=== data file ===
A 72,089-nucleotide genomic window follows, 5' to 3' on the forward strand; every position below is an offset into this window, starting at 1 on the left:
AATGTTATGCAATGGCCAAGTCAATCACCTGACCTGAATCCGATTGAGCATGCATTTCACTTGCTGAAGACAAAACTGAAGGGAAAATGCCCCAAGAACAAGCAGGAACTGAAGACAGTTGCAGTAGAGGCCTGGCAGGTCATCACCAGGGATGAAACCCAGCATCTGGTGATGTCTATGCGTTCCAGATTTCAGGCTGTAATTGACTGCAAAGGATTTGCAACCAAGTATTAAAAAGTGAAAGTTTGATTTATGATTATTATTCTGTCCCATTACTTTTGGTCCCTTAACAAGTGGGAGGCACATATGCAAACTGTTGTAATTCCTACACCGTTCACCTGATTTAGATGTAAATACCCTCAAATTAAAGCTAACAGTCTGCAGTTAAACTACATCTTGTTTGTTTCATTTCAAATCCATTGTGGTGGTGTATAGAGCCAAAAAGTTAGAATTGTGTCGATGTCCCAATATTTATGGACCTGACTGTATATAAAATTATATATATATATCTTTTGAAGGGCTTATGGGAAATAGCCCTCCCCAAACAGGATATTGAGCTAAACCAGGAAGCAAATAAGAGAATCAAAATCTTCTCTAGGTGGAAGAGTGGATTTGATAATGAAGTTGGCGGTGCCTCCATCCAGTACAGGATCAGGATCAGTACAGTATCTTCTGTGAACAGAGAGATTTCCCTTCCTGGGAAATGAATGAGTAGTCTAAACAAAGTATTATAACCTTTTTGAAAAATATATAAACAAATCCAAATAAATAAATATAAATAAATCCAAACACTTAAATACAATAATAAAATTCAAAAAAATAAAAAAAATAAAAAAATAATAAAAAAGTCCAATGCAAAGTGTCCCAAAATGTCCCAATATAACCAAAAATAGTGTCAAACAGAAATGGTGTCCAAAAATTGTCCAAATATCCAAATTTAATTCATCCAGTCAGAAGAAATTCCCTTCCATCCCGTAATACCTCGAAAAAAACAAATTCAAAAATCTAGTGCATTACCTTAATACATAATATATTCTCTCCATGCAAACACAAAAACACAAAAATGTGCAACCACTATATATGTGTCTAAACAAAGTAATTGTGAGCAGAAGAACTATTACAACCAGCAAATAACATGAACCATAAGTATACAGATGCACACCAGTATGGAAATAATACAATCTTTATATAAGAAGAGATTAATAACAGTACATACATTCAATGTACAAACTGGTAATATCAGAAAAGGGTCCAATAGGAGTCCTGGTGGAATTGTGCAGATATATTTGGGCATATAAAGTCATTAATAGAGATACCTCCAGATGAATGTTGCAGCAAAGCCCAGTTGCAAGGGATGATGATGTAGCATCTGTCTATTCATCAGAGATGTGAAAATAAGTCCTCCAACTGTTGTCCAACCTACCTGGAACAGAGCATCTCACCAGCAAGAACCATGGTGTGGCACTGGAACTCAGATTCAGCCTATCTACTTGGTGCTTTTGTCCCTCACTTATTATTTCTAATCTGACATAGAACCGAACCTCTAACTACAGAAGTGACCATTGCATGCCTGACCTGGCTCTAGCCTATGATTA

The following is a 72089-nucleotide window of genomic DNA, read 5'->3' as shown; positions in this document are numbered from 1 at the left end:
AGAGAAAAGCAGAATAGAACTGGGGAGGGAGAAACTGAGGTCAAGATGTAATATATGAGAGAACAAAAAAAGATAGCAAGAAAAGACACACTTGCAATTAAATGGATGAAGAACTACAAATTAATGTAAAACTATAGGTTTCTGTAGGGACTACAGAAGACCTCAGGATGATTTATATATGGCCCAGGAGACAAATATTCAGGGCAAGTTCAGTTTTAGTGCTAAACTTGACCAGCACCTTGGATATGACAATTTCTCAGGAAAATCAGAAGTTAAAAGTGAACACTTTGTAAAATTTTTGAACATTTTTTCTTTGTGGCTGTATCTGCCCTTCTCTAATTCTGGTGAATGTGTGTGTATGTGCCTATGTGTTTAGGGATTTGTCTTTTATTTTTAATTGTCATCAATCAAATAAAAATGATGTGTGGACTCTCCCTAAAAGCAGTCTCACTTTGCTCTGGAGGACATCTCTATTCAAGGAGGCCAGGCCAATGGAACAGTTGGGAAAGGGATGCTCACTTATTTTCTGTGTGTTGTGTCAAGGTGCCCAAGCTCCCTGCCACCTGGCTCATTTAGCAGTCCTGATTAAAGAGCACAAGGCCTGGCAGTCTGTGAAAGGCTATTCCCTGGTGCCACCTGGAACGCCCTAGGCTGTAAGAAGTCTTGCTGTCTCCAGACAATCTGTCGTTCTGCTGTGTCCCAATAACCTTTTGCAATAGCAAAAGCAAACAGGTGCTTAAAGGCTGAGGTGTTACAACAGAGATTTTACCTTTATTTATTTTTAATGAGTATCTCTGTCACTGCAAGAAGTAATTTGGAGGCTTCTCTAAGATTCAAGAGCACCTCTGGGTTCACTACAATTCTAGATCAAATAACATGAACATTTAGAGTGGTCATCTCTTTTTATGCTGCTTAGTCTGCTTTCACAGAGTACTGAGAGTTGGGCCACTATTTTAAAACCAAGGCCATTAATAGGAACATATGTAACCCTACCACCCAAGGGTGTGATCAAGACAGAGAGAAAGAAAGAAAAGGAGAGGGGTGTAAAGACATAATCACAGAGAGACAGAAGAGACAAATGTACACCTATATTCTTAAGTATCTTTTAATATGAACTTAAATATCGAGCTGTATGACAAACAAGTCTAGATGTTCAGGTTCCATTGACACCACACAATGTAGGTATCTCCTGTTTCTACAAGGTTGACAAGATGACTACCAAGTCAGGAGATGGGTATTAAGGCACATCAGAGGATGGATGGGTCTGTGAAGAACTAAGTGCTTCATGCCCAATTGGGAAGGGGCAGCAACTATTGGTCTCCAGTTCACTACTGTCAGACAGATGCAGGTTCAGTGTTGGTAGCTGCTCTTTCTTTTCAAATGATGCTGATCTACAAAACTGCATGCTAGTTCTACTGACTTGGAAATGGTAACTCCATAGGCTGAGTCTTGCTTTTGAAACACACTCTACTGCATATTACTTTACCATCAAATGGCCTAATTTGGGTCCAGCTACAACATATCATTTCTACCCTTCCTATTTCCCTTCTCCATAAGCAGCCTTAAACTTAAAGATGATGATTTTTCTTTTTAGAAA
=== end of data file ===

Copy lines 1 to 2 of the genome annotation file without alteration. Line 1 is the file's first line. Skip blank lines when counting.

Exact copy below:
A 72,089-nucleotide genomic window follows, 5' to 3' on the forward strand; every position below is an offset into this window, starting at 1 on the left:
AATGTTATGCAATGGCCAAGTCAATCACCTGACCTGAATCCGATTGAGCATGCATTTCACTTGCTGAAGACAAAACTGAAGGGAAAATGCCCCAAGAACAAGCAGGAACTGAAGACAGTTGCAGTAGAGGCCTGGCAGGTCATCACCAGGGATGAAACCCAGCATCTGGTGATGTCTATGCGTTCCAGATTTCAGGCTGTAATTGACTGCAAAGGATTTGCAACCAAGTATTAAAAAGTGAAAGTTTGATTTATGATTATTATTCTGTCCCATTACTTTTGGTCCCTTAACAAGTGGGAGGCACATATGCAAACTGTTGTAATTCCTACACCGTTCACCTGATTTAGATGTAAATACCCTCAAATTAAAGCTAACAGTCTGCAGTTAAACTACATCTTGTTTGTTTCATTTCAAATCCATTGTGGTGGTGTATAGAGCCAAAAAGTTAGAATTGTGTCGATGTCCCAATATTTATGGACCTGACTGTATATAAAATTATATATATATATCTTTTGAAGGGCTTATGGGAAATAGCCCTCCCCAAACAGGATATTGAGCTAAACCAGGAAGCAAATAAGAGAATCAAAATCTTCTCTAGGTGGAAGAGTGGATTTGATAATGAAGTTGGCGGTGCCTCCATCCAGTACAGGATCAGGATCAGTACAGTATCTTCTGTGAACAGAGAGATTTCCCTTCCTGGGAAATGAATGAGTAGTCTAAACAAAGTATTATAACCTTTTTGAAAAATATATAAACAAATCCAAATAAATAAATATAAATAAATCCAAACACTTAAATACAATAATAAAATTCAAAAAAATAAAAAAAATAAAAAAATAATAAAAAAGTCCAATGCAAAGTGTCCCAAAATGTCCCAATATAACCAAAAATAGTGTCAAACAGAAATGGTGTCCAAAAATTGTCCAAATATCCAAATTTAATTCATCCAGTCAGAAGAAATTCCCTTCCATCCCGTAATACCTCGAAAAAAACAAATTCAAAAATCTAGTGCATTACCTTAATACATAATATATTCTCTCCATGCAAACACAAAAACACAAAAATGTGCAACCACTATATATGTGTCTAAACAAAGTAATTGTGAGCAGAAGAACTATTACAACCAGCAAATAACATGAACCATAAGTATACAGATGCACACCAGTATGGAAATAATACAATCTTTATATAAGAAGAGATTAATAACAGTACATACATTCAATGTACAAACTGGTAATATCAGAAAAGGGTCCAATAGGAGTCCTGGTGGAATTGTGCAGATATATTTGGGCATATAAAGTCATTAATAGAGATACCTCCAGATGAATGTTGCAGCAAAGCCCAGTTGCAAGGGATGATGATGTAGCATCTGTCTATTCATCAGAGATGTGAAAATAAGTCCTCCAACTGTTGTCCAACCTACCTGGAACAGAGCATCTCACCAGCAAGAACCATGGTGTGGCACTGGAACTCAGATTCAGCCTATCTACTTGGTGCTTTTGTCCCTCACTTATTATTTCTAATCTGACATAGAACCGAACCTCTAACTACAGAAGTGACCATTGCATGCCTGACCTGGCTCTAGCCTATGATTA